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Gut 54:1741-1750 doi:10.1136/gut.2005.073403
  • Colorectal cancer

The endogenous cannabinoid, anandamide, induces cell death in colorectal carcinoma cells: a possible role for cyclooxygenase 2

  1. H A Patsos1,
  2. D J Hicks1,
  3. R R H Dobson1,
  4. A Greenhough1,
  5. N Woodman1,
  6. J D Lane2,
  7. A C Williams1,
  8. C Paraskeva1
  1. 1Cancer Research UK Colorectal Tumour Biology Group, Department of Pathology and Microbiology, School of Medical Sciences, University of Bristol, Bristol, UK
  2. 2Department of Biochemistry, School of Medical Sciences, University of Bristol, Bristol, UK
  1. Correspondence to:
    Professor C Paraskeva
    Cancer Research UK Colorectal Tumour Biology Group, Department of Pathology and Microbiology, School of Medical Sciences, University Walk, University of Bristol, Bristol BS8 1TD, UK; C.Paraskevabristol.ac.uk
  • Accepted 5 July 2005
  • Revised 24 June 2005
  • Published Online First 11 August 2005

Abstract

Background and aims: Cyclooxygenase 2 (COX-2) is upregulated in most colorectal cancers and is responsible for metabolism of the endogenous cannabinoid, anandamide, into prostaglandin-ethanolamides (PG-EAs). The aims of this study were to determine whether anandamide and PG-EAs induce cell death in colorectal carcinoma (CRC) cells, and whether high levels of COX-2 in CRC cells could be utilised for their specific targeting for cell death by anandamide.

Methods: We determined the effect of anandamide on human CRC cell growth by measuring cell growth and cell death, whether this was dependent on COX-2 protein expression or enzyme activity, and the potential involvement of PG-EAs in induction of cell death.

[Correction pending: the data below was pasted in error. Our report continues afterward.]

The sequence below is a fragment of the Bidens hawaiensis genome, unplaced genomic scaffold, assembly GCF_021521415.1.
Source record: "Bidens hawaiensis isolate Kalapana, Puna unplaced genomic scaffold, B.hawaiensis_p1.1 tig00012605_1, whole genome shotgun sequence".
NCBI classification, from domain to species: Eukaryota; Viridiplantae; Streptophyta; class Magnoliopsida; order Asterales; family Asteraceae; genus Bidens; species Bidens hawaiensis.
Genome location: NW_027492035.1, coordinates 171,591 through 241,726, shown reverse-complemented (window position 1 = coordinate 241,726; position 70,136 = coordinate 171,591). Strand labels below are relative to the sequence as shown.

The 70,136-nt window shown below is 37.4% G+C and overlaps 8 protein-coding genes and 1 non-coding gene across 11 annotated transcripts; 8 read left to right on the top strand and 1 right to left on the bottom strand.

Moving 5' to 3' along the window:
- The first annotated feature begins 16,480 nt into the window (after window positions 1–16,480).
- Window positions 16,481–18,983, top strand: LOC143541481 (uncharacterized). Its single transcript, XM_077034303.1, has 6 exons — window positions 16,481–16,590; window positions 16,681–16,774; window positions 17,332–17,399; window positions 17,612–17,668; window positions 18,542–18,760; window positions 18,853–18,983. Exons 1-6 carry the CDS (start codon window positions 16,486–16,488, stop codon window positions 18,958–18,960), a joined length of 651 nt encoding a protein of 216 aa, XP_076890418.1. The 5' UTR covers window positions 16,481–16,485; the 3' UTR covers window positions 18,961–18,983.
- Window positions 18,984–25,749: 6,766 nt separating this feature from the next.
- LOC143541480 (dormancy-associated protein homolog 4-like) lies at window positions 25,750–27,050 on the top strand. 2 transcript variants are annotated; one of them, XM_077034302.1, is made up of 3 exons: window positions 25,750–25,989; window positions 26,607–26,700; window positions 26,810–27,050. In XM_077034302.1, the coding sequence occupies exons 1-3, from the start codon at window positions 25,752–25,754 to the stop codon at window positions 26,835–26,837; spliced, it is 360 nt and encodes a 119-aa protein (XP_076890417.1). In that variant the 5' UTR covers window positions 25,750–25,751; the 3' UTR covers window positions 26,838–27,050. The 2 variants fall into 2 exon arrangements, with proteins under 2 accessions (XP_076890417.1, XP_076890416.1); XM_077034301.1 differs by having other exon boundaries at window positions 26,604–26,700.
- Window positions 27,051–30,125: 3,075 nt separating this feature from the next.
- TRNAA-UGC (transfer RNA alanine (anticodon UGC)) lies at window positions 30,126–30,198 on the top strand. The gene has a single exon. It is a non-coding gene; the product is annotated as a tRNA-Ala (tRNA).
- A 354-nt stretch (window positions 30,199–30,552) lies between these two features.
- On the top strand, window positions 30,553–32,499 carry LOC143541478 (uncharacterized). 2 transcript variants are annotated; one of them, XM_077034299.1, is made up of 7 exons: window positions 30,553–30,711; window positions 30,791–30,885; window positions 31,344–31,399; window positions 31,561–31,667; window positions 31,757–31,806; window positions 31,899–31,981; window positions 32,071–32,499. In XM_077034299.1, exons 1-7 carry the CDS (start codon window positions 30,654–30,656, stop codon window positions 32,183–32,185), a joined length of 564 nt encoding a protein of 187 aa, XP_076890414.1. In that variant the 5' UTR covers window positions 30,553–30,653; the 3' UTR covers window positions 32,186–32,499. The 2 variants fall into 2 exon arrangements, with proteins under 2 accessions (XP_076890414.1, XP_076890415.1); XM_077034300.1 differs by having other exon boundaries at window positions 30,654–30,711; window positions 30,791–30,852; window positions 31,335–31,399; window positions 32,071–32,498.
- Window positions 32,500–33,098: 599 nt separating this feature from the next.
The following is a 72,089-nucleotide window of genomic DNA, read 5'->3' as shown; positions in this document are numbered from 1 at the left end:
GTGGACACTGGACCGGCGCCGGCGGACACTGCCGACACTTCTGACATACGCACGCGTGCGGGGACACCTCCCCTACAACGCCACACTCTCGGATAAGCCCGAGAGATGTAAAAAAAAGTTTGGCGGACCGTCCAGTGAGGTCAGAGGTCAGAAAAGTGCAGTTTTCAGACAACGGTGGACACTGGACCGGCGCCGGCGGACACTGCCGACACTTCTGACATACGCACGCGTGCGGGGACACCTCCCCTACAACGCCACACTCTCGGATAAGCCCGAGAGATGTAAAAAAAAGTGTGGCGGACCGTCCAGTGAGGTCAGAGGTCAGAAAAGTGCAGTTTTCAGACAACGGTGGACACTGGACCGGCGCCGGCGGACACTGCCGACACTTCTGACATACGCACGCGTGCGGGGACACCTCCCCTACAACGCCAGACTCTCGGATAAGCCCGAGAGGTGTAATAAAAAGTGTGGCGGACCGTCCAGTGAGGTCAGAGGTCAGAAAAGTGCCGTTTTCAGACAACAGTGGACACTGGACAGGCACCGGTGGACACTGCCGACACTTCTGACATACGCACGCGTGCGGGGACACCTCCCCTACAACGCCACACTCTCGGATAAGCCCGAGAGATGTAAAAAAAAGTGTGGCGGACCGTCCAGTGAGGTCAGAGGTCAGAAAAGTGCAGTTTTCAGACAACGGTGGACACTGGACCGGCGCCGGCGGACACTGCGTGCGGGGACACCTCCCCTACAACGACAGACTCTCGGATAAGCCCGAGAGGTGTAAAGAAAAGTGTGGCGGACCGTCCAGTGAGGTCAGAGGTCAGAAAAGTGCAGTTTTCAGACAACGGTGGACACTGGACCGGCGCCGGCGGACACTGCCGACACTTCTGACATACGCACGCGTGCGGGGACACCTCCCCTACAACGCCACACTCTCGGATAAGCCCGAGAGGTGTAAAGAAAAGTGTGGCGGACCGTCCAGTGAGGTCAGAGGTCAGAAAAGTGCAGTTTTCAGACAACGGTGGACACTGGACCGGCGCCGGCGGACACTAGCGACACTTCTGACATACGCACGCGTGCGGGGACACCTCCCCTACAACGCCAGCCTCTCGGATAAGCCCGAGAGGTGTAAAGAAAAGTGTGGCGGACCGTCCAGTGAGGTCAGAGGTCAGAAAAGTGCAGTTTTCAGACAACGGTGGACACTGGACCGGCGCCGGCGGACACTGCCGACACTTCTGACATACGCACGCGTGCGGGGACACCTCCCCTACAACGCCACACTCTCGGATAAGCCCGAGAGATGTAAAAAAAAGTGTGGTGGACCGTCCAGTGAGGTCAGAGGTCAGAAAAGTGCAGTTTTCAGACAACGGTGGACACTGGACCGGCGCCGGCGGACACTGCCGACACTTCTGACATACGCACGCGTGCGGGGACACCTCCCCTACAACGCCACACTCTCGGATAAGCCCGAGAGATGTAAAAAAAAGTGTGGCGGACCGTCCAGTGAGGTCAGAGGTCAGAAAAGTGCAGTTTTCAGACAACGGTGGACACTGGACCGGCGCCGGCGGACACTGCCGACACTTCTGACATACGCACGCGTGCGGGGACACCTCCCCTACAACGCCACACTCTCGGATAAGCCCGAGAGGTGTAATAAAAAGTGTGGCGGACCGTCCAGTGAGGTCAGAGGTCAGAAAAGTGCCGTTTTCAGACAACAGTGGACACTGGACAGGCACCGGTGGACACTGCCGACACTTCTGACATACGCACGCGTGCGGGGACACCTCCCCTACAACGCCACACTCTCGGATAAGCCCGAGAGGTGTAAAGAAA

Results: Anandamide inhibited the growth of CRC cell lines HT29 and HCA7/C29 (moderate and high COX-2 expressors, respectively) but had little effect on the very low COX-2 expressing CRC cell line, SW480. Induction of cell death in HT29 and HCA7/C29 cell lines was partially rescued by the COX-2 selective inhibitor NS398. Cell death induced by anandamide was neither apoptosis nor necrosis. Furthermore, inhibition of fatty acid amide hydrolase potentiated the non-apoptotic cell death, indicating that anandamide induced cell death was mediated via metabolism of anandamide by COX-2, rather than its degradation into arachidonic acid and ethanolamine. Interestingly, both PGE2-EA and PGD2-EA induced classical apoptosis.

Conclusions: These findings suggest anandamide may be a useful chemopreventive/therapeutic agent for colorectal cancer as it targets cells that are high expressors of COX-2, and may also be used in the eradication of tumour cells that have become resistant to apoptosis.

Footnotes

  • Published online first 11 August 2005

  • Conflict of interest: None declared.